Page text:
Joysticks (1983) / Comedy

MPAA Rated: R for nudity, sexuality, crude humor and language
Running time: 88 min

Cast: Leif Green, Scott McGinnis, Joe Don Baker, Jim Greenleaf, Jon Gries, Corinne Bohrer, John Diehl, John Voldstad
Director: Greydon Clark

Screenplay: Al Gomez, Mickey Epps, Curtis Burch
Review published September 2, 2008

Outside of its obvious "time capsule" component for being a perfect demonstration of rampant teen sex comedies of the 1980s, as well as displaying a few prominent classic video games (especially "Pac Man" and its sequels), this is vapid, disposable material, only of interest to video game historians and those involved in its production (though I'm sure not everyone involved remembers even making it).  You have your quintessential dweeb-y virgin (Green, Grease 2), the hot babes quick to take their shirts off, the punk bullies who constantly pick on the meeker elements, and the older conservative who wants to shut down everything that he sees as corrupting the kids and making them perverts and hoodlums.  One would think the film Joysticks is much more evocative of questionable youth appeal than video games, but luckily, it was far from a hit.

The plot is relatively simple: a father (Baker, Fletch) sees his teenage daughter (Bohrer, Vice Versa) spending a great deal of time at the local arcade and decides that the establishment is too dangerous to continue to exist to corrupt more youth, so he vows to shut it down.  The owner's grandson (McGinnis, Star Trek III), who has been entrusted charge of the place, does what he can to thwart the father, and it all ends with a showdown between both sides in a head-to-head game of "Super Pac Man" to determine the ultimate fate of the game room.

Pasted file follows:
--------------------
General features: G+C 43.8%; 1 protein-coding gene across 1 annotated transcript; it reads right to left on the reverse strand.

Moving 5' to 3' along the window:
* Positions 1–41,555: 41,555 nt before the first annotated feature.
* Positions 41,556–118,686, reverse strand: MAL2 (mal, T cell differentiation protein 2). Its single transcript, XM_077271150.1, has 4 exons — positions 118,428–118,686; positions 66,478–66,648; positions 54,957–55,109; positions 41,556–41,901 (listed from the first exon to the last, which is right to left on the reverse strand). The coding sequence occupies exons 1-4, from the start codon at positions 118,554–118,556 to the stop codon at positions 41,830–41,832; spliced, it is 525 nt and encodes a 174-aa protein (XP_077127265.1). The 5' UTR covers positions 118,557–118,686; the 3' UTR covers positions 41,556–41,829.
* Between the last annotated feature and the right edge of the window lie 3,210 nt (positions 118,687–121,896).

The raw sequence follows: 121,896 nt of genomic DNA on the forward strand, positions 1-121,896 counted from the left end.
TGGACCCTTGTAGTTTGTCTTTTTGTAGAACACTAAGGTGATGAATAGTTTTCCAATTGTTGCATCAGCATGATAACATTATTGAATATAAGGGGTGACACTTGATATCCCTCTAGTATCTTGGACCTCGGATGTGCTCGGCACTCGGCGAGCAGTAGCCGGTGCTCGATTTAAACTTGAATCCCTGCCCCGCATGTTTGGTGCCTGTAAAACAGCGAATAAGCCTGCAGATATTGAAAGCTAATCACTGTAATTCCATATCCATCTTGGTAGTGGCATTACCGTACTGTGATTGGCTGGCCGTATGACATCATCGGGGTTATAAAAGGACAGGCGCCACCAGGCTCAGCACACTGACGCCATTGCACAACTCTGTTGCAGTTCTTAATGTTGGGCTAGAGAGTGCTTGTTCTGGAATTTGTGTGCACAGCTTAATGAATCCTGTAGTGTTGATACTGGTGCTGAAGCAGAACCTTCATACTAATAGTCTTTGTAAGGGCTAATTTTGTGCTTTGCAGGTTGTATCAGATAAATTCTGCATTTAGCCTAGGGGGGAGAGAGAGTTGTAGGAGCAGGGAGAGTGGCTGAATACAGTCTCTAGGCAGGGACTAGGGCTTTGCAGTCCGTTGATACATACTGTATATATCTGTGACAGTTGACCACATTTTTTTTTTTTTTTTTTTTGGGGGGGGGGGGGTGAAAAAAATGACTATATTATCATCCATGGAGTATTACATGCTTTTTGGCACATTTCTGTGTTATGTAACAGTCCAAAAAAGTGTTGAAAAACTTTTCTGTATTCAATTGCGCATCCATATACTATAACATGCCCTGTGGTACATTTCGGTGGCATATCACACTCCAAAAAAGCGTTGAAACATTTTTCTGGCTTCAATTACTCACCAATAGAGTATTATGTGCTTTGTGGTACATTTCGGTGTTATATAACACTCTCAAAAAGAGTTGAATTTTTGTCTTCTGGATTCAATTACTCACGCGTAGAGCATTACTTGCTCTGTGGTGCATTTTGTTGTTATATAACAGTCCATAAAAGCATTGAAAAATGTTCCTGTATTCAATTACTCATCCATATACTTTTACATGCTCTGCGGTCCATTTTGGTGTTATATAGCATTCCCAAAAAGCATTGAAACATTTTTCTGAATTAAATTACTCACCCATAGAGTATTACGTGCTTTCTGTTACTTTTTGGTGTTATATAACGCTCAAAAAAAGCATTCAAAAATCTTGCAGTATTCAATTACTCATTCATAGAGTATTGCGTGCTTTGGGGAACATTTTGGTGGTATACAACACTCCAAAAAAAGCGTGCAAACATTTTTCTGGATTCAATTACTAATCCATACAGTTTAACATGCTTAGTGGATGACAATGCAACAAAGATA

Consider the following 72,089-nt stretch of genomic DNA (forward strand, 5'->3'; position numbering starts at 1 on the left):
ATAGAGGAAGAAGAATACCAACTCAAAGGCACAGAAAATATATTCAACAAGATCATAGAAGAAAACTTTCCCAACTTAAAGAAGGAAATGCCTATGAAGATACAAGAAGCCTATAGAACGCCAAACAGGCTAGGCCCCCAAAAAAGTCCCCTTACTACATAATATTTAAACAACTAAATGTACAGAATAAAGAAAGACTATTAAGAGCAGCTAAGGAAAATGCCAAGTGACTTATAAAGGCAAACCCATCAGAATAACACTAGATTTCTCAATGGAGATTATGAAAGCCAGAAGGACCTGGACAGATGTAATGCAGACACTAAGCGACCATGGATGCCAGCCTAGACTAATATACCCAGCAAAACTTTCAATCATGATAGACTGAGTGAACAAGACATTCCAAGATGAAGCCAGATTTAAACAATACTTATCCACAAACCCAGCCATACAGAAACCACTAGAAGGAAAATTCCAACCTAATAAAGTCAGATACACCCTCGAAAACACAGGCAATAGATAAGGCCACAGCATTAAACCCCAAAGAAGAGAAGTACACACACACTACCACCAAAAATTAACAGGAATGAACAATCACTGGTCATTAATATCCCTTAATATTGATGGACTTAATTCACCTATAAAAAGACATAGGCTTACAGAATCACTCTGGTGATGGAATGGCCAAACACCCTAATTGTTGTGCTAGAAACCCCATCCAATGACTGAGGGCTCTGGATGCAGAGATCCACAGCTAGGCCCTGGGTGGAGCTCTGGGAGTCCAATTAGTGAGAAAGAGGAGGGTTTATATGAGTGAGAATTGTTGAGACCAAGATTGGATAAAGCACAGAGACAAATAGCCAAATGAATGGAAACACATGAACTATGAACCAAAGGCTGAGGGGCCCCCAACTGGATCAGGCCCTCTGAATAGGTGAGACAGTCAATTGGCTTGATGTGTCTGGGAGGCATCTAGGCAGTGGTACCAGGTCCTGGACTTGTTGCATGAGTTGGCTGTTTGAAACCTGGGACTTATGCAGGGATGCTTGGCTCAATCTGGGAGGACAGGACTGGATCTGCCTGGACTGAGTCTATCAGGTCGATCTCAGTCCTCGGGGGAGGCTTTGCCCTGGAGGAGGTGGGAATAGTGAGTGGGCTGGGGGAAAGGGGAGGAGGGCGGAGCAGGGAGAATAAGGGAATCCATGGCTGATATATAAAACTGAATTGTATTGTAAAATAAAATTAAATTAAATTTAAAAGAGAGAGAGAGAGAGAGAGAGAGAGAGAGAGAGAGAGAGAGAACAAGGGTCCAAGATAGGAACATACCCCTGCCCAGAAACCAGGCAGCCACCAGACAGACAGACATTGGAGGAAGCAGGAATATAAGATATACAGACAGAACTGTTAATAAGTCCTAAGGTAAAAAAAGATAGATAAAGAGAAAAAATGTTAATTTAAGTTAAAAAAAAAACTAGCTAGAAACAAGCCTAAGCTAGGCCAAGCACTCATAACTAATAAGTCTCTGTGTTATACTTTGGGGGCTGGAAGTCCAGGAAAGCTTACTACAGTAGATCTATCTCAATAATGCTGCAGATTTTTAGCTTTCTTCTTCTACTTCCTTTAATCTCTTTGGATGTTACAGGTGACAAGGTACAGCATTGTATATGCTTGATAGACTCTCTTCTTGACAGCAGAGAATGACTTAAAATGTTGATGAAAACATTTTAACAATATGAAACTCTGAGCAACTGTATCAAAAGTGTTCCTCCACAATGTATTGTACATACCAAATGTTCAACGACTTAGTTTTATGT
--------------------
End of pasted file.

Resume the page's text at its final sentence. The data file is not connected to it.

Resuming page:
The events of the film aren't too farfetched in terms of storyline, as adults were frequently thinking that the arcade wasn't the sort of place where anything good could come out. Either they were a waste of money, time, or they exposed the youth to lowlifes, and without much supervision, it was often assumed that there were probably lots of shady things happening.  I can tell you that my mother would walk by and see lots of "no good punks" all coming in and out of the arcades, so I was often told I shouldn't be hanging out there, but the attraction of the place was too high, especially as all my friends would hang out there, so I went in anyway.  The adults who wrote this film didn't exactly do much to help the cause, as the arcade depicted shows plenty of loose women with temporary clothing hanging around.  I can tell you right now that if there were any hot girls who were willing to flash skin in any arcade, they certainly never did it in any I've been in -- mostly because they wouldn't think to dare go into one at all.  Many innocent pleasures could be had at an arcade, but women weren't flocking to get into any nerd pants.

If all you're looking for are shots of classic games and naked girls, you've come to the right place.  It's too bad those account for only about 5% of the total running time, as the actual plot is laughably bad at its best.  The lighting is poor, the acting nothing more than adequate, and the script reaches desperately into the boobs-and-belches bag for laughs all too often.  If you like dated films, especially from the 1980s, it deserves at least a peek.  No one should expect anything but so-bad-its-good entertainment otherwise.

 Qwipster's rating:

©2008 Vince Leo